It was great to see more and more research projects taking into consideration texts on non-lapidary materials and looking into the connections between different kinds of literacy within the same urban space. John Bodel’s keynote set the tone with his newly coined term ’epigraphic mode’, emphasising the intention of communication behind a written message, regardless of its support material, placement in space or execution. On a more personal note, I was extremely happy to see that EpiDoc is no longer an exotic term at an epigraphic conference, and to meet a dozen people I’ve trained over the years.

Finally, a para-conference application of expertise was called for at the Library of Congress, when an interested member of the public in the same tour group was asking about mosaic techniques and I was able to offer some details. Much delight and thanks from the tour guide ensued, too. (Impact!)



‘Iulius went to Rome and all I got was this pen’: Anna talks Roman souvenirs in Switzerland

By Anna Willi

At the end of January, I joined researchers from all over Switzerland at the ‘Rencontre épigraphique’ or ‘Epigraphikertreffen’. The annual event brings together researchers who work with inscriptions, be it at Universities or with regional archaeological authorities. It’s a meeting place for new and ongoing project reports, discussing controversial interpretations and showcasing new finds and difficult readings.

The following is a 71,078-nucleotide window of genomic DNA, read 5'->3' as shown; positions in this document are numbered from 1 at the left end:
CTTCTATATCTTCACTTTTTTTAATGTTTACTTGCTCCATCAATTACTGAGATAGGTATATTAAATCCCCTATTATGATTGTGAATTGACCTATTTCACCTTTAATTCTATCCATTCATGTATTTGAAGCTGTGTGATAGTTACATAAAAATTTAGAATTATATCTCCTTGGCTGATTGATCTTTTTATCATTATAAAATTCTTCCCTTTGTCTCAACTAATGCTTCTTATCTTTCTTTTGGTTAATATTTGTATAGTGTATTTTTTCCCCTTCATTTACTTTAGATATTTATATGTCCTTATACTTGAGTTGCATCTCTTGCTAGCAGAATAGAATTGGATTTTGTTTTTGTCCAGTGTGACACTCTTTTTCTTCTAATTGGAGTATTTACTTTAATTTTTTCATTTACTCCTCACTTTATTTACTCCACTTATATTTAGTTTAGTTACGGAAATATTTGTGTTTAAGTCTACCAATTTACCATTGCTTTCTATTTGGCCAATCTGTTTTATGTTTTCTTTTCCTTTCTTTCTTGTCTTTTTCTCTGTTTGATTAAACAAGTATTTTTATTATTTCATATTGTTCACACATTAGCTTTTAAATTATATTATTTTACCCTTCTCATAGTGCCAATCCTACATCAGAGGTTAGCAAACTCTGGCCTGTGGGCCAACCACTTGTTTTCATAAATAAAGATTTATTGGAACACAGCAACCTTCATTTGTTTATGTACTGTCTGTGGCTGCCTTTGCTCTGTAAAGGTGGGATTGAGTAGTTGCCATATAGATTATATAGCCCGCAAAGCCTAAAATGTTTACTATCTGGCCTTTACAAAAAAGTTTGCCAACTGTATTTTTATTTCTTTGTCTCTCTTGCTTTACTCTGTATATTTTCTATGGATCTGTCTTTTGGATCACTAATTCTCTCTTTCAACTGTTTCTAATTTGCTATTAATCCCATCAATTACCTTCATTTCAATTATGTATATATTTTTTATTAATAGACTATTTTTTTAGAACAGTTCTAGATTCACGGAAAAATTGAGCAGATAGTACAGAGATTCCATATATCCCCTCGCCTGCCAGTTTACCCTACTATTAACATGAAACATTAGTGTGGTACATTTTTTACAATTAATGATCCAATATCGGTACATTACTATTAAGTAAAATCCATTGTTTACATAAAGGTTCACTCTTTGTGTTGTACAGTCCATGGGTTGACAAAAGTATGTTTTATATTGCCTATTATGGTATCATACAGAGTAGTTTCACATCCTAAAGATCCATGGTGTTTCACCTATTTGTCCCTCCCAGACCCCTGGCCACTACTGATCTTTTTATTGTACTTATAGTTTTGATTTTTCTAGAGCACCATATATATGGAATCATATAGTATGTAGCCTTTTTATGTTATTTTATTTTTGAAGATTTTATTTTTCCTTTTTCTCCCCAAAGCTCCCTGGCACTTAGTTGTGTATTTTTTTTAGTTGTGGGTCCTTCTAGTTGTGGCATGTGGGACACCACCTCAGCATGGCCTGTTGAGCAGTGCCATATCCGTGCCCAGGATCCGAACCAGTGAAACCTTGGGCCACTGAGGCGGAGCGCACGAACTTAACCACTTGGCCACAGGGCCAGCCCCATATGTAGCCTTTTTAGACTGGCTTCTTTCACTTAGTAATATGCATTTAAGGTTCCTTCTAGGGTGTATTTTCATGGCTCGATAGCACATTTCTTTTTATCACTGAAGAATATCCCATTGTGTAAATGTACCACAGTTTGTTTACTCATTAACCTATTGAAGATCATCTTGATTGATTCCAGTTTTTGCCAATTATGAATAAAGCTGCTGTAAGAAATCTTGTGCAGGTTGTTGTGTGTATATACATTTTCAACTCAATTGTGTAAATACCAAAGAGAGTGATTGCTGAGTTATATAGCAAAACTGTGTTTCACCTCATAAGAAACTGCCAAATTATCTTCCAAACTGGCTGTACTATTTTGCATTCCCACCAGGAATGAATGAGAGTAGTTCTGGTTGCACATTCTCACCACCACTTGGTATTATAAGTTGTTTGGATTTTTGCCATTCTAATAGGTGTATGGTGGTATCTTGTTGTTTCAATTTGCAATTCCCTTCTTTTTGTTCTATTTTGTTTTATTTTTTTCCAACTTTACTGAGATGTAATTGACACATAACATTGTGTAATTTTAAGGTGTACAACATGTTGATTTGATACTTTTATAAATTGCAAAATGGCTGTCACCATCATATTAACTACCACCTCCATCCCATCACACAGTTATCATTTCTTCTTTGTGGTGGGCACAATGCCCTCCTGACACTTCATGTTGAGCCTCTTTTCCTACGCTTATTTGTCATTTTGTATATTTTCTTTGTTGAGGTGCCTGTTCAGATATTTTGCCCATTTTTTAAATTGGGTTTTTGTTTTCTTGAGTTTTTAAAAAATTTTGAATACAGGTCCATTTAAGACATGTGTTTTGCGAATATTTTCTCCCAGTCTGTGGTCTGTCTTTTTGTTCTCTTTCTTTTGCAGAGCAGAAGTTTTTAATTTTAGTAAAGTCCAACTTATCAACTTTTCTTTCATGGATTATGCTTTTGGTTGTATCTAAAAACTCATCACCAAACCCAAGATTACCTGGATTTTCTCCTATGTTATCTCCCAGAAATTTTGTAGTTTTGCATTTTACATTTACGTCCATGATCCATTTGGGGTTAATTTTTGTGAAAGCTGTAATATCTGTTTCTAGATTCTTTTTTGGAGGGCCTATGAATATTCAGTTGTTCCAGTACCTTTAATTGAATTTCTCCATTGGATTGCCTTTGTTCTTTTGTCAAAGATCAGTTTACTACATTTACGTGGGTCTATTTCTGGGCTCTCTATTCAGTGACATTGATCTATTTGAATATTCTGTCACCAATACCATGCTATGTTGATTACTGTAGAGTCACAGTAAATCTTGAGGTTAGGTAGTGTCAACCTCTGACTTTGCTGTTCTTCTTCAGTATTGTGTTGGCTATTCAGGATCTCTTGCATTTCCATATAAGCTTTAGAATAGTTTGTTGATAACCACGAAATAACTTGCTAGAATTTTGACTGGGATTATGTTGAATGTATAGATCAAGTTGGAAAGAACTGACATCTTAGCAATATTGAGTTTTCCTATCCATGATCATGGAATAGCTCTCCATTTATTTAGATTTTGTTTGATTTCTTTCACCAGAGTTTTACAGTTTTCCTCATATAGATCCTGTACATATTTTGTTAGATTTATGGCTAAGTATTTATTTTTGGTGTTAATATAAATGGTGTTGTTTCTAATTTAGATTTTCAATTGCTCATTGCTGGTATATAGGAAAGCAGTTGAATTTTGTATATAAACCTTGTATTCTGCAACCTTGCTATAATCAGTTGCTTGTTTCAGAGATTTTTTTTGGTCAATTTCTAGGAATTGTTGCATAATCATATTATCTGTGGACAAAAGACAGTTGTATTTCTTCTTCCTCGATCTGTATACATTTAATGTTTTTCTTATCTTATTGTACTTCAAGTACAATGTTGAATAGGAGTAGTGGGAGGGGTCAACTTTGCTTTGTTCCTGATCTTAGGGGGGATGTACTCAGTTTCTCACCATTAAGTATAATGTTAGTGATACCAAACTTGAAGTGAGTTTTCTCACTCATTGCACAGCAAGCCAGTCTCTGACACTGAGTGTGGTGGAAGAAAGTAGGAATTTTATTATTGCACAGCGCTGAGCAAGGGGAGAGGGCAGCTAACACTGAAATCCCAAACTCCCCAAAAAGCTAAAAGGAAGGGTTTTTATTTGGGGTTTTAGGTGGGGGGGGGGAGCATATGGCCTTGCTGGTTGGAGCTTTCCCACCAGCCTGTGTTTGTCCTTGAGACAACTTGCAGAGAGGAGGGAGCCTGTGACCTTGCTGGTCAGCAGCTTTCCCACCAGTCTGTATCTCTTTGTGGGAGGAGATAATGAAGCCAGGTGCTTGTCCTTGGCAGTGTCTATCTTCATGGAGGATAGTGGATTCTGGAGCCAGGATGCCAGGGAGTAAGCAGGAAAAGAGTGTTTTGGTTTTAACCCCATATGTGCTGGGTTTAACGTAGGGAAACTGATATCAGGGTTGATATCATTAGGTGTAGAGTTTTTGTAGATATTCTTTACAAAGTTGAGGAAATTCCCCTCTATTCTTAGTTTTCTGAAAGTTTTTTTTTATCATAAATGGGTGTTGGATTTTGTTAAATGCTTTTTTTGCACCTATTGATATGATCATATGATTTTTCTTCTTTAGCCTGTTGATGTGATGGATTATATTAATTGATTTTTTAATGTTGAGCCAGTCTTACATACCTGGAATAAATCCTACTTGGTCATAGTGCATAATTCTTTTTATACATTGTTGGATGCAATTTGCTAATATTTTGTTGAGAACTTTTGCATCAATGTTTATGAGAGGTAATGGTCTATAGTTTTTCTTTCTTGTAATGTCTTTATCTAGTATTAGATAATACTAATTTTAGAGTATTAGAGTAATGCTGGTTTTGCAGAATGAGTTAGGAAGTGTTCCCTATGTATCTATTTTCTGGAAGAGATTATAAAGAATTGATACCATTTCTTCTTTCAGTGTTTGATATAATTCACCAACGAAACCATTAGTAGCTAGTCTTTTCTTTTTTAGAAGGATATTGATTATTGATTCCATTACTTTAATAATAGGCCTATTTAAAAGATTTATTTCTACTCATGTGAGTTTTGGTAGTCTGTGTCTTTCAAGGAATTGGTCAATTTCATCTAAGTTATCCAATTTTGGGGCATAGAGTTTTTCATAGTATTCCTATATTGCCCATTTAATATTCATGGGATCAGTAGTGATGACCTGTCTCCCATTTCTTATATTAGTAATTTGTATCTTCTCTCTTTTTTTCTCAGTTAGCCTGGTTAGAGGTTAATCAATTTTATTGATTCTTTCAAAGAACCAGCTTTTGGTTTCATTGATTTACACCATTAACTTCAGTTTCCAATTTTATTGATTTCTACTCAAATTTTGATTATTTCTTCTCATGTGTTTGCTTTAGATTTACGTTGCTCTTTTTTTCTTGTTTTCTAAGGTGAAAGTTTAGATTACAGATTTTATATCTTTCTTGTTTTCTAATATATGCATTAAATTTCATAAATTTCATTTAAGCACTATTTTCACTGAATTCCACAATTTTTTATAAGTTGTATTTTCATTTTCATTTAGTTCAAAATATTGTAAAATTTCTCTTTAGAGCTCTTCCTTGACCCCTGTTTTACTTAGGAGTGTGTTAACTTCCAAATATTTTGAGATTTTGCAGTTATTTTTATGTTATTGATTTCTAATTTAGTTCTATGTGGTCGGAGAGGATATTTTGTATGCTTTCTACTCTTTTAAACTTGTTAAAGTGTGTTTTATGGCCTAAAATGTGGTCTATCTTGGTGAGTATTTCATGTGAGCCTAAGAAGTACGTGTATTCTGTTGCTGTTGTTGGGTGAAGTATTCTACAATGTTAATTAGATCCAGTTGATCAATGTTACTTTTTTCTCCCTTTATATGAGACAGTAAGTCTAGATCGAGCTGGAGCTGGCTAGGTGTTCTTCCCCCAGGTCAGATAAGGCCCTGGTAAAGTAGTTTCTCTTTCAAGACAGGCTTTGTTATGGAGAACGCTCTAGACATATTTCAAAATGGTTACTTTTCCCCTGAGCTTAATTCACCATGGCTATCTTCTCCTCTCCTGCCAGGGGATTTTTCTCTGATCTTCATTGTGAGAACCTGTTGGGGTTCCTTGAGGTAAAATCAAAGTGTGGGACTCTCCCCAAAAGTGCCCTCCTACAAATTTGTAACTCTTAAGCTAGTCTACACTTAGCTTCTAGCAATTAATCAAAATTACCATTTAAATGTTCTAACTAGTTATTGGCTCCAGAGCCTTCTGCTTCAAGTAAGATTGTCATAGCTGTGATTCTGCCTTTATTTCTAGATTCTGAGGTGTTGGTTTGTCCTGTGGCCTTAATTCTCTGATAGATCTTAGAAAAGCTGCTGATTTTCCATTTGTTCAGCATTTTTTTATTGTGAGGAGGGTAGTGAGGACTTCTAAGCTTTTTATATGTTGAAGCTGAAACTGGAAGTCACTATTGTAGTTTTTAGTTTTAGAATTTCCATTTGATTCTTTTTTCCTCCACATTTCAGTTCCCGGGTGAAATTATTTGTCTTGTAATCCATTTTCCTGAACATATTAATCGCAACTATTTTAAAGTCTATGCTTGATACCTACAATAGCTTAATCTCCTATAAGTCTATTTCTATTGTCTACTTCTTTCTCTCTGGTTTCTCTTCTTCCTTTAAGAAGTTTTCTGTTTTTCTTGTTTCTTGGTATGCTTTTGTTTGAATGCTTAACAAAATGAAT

anna Willi - blog 1

I wanted to take part because Switzerland has amazing and well-published evidence for my research on Latin literacy in Germania superior, particularly writing equipment and non-monumental inscriptions. It was a great opportunity to chat to the epigraphists and archaeologists who work on the relevant sites, to expand my network, to revive old contacts and to introduce LatinNow to the audience!

The topic of my talk was based on inscriptions on writing equipment and my starting point was a very cool inscribed stylus that was found during the Bloomberg excavations in London (read MOLA’s blog here). It bears a witty inscription – the longest on a stylus yet – that reveals it is a souvenir, probably brought to Britannia from Rome (transl. R. Tomlin for MOLA):


‘I have come from the City. I bring you a welcome gift with a sharp point that you may remember me. I ask, if fortune allowed, that I might be able (to give) as generously as the way is long (and) as my purse is empty.’

In my talk I gave an overview of Roman writing equipment (mainly styli and inkwells) with inscriptions, to see not just how the Ab urbe-stylus fits in, but also to ask what we can say about the content of the inscriptions, the people who used the objects and what inscribed writing equipment can contribute to our research on literacy. The answers to all of these questions will – I hope – be given in my forthcoming article, but I can say this much: it turns out the Ab urbe-stylus is rather unique!

The vast majority of inscriptions on writing equipment are proprietors’ or makers’ marks and contain not much more than a name, if that. However, there are a number of objects with longer inscriptions, mainly elaborately decorated copper-alloy styli that all seem to be similar in style. They were probably made as gifts. The inscriptions are of amorous or friendly nature, address intellectual topics or have Christian messages. Most of them were found on the continent (Gaul/the Germanies) and date to the 2nd–3rd centuries AD or later.